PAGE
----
“And yet, you anticipate her arrival every time?”

Sister Cristina watched him closely. He needed the guidance like everyone else.

“So, I always wait.”


“But, why always me?” he asked, confused why equality was not an issue. “She has never waited for me.”

“You’re missing my point,” Sister Cristina emphasized. “You’re talking about time. What I am talking about is Love.”

He frowned, showing his dissatisfaction. But slowly his face brightened up when he finally understood the nun’s perspective.

“I think you’re right, Sister. Thank you for enlightening me.”

He immediately stood up and waved his goodbye.

Sister Cristina looked up to the cloudless sky, reciting her firm devotion.

“I will wait as long as it takes when the time comes to join my God in heaven.”

T H E  E N D


Pronounced (1)

From the Collection of Short Stories titled, Love Is All Around (Copyright)

Condensed Version

– 0 –

Nearly six in the morning, the sun’s streaks of yellow rays passed through the almost oval green leaves of a ten-year old Narra tree, creating moving splotches of changing patterns on the pavement. The gentle breeze from the west kept the air cold.

Local birds that normally populated the trees were still nowhere in sight. Perhaps, they, too, needed warmth that they hid themselves in several buildings nearby.

A small but well-kept park was carved out from a military camp that faced the former Highway 54. Renamed decades later as EDSA,  it was the world-renowned site where the so-called People Power Revolution took place in the mid 1980s. It was a fitting memorial to the struggles and triumphs of the common people.

Nearby, a towering metal statue of the Virgin Mary stood in front of the church built to signify the important contribution of the Church to achieve an almost bloodless change of power. The word miracle was often cited to describe the events during those turbulent times.

An elderly nun in an all-white habit sat on a marble bench: she was bathed with sunshine. The daily routine, which she never missed, gave her the opportunity to observe the surroundings before the chaos of traffic took over during the morning rush hour. Nothing could be so refreshing than to breathe the clean air before pollution from exhausts of motor vehicles poisoned it later.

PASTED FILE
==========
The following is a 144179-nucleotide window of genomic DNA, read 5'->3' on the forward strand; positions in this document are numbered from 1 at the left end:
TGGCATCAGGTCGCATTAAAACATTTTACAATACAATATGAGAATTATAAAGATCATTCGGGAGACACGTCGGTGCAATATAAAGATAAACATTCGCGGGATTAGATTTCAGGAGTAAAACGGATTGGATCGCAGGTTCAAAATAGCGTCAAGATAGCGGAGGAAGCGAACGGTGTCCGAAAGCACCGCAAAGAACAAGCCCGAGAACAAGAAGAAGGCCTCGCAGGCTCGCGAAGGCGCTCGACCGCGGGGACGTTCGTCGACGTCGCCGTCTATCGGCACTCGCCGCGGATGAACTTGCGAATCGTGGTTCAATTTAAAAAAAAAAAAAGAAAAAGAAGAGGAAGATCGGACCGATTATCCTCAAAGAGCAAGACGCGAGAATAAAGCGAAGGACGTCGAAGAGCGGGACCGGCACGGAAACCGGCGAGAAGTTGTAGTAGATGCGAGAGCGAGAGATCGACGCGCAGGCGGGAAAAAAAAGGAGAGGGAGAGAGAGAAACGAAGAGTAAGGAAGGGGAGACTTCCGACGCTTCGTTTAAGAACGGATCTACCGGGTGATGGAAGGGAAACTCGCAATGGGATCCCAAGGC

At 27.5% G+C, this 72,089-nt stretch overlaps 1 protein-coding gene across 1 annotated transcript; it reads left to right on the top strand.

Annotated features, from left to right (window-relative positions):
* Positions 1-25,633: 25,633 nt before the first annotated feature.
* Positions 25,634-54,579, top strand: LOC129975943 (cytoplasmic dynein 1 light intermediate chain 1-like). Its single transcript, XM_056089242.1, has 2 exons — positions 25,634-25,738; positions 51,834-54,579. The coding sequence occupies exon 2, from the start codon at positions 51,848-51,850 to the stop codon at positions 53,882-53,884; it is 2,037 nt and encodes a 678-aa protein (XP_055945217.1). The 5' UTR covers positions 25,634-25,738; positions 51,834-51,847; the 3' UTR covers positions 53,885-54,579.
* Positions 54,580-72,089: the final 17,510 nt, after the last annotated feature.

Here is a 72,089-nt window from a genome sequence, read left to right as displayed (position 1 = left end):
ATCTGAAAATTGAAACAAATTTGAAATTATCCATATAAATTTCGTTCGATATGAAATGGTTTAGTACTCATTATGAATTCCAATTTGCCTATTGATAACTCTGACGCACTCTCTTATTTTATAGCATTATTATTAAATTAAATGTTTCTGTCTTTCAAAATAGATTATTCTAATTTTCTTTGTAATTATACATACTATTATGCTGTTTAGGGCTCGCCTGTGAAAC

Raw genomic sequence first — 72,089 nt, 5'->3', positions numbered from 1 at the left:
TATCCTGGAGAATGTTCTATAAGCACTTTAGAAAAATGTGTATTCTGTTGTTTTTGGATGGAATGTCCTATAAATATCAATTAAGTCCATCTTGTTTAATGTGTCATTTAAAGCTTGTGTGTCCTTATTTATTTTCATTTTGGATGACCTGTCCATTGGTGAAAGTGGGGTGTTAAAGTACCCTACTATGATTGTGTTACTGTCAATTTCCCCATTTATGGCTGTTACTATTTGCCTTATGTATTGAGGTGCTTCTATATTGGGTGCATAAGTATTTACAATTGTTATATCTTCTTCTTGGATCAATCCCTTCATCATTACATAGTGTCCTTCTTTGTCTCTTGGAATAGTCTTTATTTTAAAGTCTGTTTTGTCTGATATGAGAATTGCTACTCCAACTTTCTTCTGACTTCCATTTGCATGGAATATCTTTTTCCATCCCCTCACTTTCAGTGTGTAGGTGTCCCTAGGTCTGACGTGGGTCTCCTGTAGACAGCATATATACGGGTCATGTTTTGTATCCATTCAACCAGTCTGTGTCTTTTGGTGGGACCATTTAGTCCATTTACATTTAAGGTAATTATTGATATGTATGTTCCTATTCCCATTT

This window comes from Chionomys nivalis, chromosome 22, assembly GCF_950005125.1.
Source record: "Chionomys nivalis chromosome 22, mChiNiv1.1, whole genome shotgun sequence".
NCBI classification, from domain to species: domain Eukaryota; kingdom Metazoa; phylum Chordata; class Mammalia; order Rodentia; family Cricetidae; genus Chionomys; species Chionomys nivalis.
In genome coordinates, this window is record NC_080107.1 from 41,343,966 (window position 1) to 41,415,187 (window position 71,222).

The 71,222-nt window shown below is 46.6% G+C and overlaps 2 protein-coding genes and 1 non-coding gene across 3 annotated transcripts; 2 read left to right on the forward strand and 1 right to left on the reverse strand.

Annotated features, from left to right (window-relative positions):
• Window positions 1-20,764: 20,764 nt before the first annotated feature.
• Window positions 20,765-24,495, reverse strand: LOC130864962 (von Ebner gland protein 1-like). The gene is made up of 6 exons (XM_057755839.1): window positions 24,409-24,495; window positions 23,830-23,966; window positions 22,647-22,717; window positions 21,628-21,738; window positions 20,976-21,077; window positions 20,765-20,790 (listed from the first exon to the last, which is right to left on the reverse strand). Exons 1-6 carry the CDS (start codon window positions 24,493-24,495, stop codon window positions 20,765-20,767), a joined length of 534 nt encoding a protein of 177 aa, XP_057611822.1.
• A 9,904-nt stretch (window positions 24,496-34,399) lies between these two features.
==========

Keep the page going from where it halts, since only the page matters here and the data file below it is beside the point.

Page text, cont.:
She turned her upper body slowly and glanced at the huge statue. More often than not, it always triggered her reminiscence of the past, most especially those memories that reminded her how it all came about.

Sister Cristina was there when it happened. She was a middle-aged noviciate back then, locking arms with fellow religious workers and ordinary citizens, waiting for the government military regiments to break through their ranks. Bodily harm was a serious concern but she disregarded the mortal threat. Only their deaths could sever the human chain they formed.

It was touch and go at first, their pleading voices softened the resolve of loyalist forces dedicated to follow the current president. With food, water and flowers offered, the status quo was achieved. Peace was observed: violence prevented.

She believed that their contribution was instrumental in avoiding an armed confrontation between opposing armies, the rebels inside the camp while their counterparts held to a halt further away.

They were filled with hope that someday what they fought for would engender true change. All the lofty promises were given, bandied to the crowd, proclaimed to the world press.

But even before the celebration of victory was finished, history repeated itself. Only the collars were changed: political animals repainted their stripes, turncoats all over the place. They were all different and yet all too similar: personal interest reigned supreme.

Sister Cristina sighed deeply. Where were the years that passed by. Her devotion never wavered but her once energetic body began to wither with age.

People strolled by, reminding her that sooner the park would be populated by souls from all walks of life. The market atmosphere would take over and it would transform the early morning serenity of the place into a busy congregation of crowds.